**Here’s an article that came out today spotlighting some of the efforts that academic institutions and scholars (collectively and individually) are taking to circumvent the access paywalls and bottlenecks imposed by the academic publishing industry.**

So that’s the trajectory in scholarly publishing. Are there implications for the publication of fictional texts? Not surprisingly, I’ve got some thoughts… next time.

Race to the Bottom

Before launching this website I wrote five “Postcapitalist Fiction” pamphlets, establishing a framing context for what I’d hoped would become a writers’ collaborative experiment in anarcho-collectivist publishing. In November 2017, as part of this website’s second-ever post, I quoted from the first pamphlet, called “Writing Precariously”:

I read somewhere that, on average, a published novelist earns about $11 thousand per book: not enough to make a living, as everyone agrees. Again, the average is skewed sharply toward the right end of the distribution by the one percent, the heavyweight celebrity authors who bring in six or seven figures for each new release. [The median is around $6K: half the writers make less than that per published novel, half make more.]

Those findings came from a survey of writers conducted in 2009 by The Authors Guild. A new survey just came out, updating the numbers. Over that ten-year span, authors’ annual median income from book revenues has dropped from $6K to $3K. The decline is especially steep for literary fiction. Self-published revenues have doubled over the past ten years; still, the median is under $2K per year. What about other writing-related sources of revenue — teaching, editing, speaking engagements, book reviews? That revenue stream too generates around $3K per year median income — also a decline from ten years ago

“Among the factors contributing to the pressure on authorship, the Guild cited the growing dominance of Amazon over the marketplace, lower royalties and advances for mid-list books (which publishers report comes from losses they are forced to pass on), including the extremely low royalties paid on the increasing number of deeply discounted sales and the 25 percent of net ebook royalty. The blockbuster mentality of publishers who grant celebrity writers massive advances and markets them wildly at the expense of the working writers is also certainly a factor.”

The Guild’s report notes dire consequences not just for writers but for society at large. Some specific proposals for turning things around are offered, though no doubt the Guild made recommendations ten years ago when the situation, already desperate, was twice as good as it is today.

MFA as Luxury Resort

Since 2011, enrollment in US universities has dropped 10 percent, and the decline is expected to accelerate. It’s not because fewer high school graduates are attending college, or because fewer college students stick around long enough to graduate. It’s because the pool of potential applicants is slowly draining.

The overall US population continues to rise, but that’s due almost entirely to an increasing average lifespan, resulting in a decreasing death rate. The birthrate, by contrast, has been declining for a decade. The replacement fertility rate for keeping the long-term population on an even keel is 2.1 children per woman; as of 2017 the US fertility rate was 1.76, accelerating the downward trend that began ten years earlier.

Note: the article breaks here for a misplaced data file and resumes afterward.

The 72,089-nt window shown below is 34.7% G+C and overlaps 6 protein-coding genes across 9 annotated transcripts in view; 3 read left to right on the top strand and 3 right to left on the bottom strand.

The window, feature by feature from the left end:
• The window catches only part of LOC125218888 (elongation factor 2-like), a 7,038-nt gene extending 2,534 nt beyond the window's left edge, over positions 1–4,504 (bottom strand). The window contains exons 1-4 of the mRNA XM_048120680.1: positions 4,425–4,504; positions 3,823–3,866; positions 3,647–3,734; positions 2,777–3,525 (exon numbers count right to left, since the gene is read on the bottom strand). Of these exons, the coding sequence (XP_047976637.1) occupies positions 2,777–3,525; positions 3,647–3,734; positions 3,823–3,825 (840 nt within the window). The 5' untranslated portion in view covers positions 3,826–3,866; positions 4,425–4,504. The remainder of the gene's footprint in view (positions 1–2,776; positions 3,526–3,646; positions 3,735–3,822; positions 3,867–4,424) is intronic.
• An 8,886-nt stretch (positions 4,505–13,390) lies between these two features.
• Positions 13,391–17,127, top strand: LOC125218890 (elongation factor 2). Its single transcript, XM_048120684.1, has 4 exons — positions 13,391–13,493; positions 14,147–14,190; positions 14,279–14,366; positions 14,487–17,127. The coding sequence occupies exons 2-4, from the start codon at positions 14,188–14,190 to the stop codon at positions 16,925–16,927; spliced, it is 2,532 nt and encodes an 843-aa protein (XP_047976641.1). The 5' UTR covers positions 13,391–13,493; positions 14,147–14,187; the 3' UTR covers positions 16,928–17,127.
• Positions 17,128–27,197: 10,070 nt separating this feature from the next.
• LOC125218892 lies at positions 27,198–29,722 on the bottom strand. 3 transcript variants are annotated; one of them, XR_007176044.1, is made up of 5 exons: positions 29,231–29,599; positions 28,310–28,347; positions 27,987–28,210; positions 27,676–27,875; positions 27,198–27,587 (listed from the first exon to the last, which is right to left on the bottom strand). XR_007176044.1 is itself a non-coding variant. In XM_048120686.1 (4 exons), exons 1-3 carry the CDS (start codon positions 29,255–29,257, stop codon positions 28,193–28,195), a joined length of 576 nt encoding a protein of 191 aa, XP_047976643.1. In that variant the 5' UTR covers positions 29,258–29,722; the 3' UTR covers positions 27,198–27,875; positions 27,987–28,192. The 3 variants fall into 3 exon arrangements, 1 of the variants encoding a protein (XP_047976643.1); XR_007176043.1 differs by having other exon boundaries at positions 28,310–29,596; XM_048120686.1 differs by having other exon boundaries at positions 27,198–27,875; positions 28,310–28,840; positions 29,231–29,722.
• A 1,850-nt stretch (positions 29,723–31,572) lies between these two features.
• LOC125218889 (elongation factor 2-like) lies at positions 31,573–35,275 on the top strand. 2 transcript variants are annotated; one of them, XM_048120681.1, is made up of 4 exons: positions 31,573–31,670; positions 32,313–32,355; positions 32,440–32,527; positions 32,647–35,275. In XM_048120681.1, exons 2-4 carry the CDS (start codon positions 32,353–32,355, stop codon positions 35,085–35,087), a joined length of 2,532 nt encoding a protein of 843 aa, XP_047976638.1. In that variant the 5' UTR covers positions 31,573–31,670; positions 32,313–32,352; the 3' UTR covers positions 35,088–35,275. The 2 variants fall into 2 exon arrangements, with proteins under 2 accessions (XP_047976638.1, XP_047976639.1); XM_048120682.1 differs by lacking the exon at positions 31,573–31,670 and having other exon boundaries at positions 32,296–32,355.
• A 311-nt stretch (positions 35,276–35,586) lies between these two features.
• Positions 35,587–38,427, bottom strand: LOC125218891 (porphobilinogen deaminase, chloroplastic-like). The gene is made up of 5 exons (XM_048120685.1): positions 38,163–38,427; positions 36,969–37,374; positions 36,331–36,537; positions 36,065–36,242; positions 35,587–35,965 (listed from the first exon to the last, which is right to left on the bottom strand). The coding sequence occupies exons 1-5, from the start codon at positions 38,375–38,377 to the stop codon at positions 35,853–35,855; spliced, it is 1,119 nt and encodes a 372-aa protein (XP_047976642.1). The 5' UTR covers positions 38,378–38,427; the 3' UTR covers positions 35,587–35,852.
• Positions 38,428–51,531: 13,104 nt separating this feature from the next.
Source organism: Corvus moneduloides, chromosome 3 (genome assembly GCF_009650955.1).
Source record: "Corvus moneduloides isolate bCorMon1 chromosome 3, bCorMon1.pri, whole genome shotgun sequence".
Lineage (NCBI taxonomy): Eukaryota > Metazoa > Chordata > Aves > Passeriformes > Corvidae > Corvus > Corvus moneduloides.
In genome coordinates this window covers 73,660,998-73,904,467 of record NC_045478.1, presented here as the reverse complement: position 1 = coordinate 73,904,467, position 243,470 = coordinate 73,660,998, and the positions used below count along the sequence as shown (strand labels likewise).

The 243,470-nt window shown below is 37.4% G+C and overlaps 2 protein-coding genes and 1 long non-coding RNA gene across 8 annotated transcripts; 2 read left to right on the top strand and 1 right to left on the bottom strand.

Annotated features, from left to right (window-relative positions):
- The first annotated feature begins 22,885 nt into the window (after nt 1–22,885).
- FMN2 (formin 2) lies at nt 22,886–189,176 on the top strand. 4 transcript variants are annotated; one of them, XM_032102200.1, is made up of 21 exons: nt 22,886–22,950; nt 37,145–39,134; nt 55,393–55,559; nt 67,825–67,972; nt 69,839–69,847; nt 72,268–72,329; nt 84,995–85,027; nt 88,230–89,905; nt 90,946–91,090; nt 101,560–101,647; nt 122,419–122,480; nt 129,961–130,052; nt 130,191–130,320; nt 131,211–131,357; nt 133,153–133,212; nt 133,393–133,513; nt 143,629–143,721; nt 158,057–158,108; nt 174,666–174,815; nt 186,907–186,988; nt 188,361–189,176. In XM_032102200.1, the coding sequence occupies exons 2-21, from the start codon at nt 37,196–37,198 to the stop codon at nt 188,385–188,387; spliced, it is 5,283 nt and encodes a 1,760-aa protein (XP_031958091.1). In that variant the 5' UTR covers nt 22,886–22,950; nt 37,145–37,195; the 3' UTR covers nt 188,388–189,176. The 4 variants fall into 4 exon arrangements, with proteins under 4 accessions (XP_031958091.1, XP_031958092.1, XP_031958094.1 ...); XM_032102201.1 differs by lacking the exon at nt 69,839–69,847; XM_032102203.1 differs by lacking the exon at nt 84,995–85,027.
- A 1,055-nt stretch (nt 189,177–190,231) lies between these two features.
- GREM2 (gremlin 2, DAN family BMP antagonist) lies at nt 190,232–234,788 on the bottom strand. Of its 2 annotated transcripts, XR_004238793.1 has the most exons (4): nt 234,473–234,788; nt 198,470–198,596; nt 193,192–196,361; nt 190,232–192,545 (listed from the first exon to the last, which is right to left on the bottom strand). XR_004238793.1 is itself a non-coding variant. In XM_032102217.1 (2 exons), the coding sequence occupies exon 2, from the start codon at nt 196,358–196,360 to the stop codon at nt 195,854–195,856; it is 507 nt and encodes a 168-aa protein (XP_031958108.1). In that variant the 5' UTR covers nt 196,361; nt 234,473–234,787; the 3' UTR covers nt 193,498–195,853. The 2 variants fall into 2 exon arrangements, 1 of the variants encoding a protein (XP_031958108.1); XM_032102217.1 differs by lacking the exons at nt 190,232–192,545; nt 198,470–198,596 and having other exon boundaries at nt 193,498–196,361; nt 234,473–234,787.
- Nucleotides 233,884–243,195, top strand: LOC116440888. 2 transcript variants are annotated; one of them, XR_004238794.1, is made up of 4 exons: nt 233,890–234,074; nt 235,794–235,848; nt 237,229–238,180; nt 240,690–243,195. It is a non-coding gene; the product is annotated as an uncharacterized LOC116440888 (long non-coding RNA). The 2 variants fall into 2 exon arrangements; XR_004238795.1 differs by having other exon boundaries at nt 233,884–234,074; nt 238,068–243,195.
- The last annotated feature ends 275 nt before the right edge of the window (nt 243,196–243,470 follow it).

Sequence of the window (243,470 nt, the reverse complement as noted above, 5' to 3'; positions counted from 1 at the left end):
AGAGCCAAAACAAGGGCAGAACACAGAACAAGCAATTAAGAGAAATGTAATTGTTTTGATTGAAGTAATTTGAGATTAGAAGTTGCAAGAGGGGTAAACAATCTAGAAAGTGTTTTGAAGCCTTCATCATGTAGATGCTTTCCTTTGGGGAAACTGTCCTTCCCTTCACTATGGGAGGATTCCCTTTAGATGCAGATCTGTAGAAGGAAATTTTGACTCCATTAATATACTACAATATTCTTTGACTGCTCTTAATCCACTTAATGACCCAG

Enrollment in MFA programs is also dropping. What’s the replacement fertility rate for MFA faculty, where they’re spawning new hires at a rate that equals their retirement rate? I don’t have the data, so I’ll estimate. Let’s say that on average a professor spends 30 years on the job. As long as the average MFA professor reproduces one MFA teaching candidate over the course of his or her career, staffing equilibrium is maintained.

Pretty clearly MFA programs are vastly exceeding the professorial replacement rate. Let’s guess that a typical MFA program has a faculty-student ratio of 4 to 1, which would mean that each MFA faculty member produces 4 MFA graduates per year. Over the course of a career that’s 4 x 30 = 120 MFA grads. What percentage of those graduates would want to teach in an MFA program? Practically nobody is able to make a living solely from writing or painting or acting, so teaching is a good fall-back career move. Let’s be conservative and say 20 percent of MFA grads would want to teach in an MFA program: so that’s 120 x .2 = 24 potential replacements spawned by each MFA prof over a career — 24 times the replacement fertility rate. So only 1 in 24 = 4% of MFA graduates who want to teach in an MFA program will get hired to do so. Wait till next year? Oh wait, enrollments are declining, so fewer of the retirees will need to be replaced. Teach undergrad? Same problem. High school?

While the overall US economy has been growing at around a 2 percent rate annually, the global luxury sector is growing at around 5 percent per year, as a consequence of increasing income and wealth stratification. Is the MFA a luxury spend? It’s expensive, and most graduates won’t recoup the expenditure via lifetime earnings. It’s a consumer good, like a BMW SUV. If you have to ask how much it costs, you can’t afford it. Or maybe enrolling in an MFA program is more like a long-term stay at a luxury resort, the guests serviced by a horde of lackeys making minimum wage or less.

This line of thinking is where I began Ficticities. And now here it comes back around, the return of the repressed, the line curving into a circle.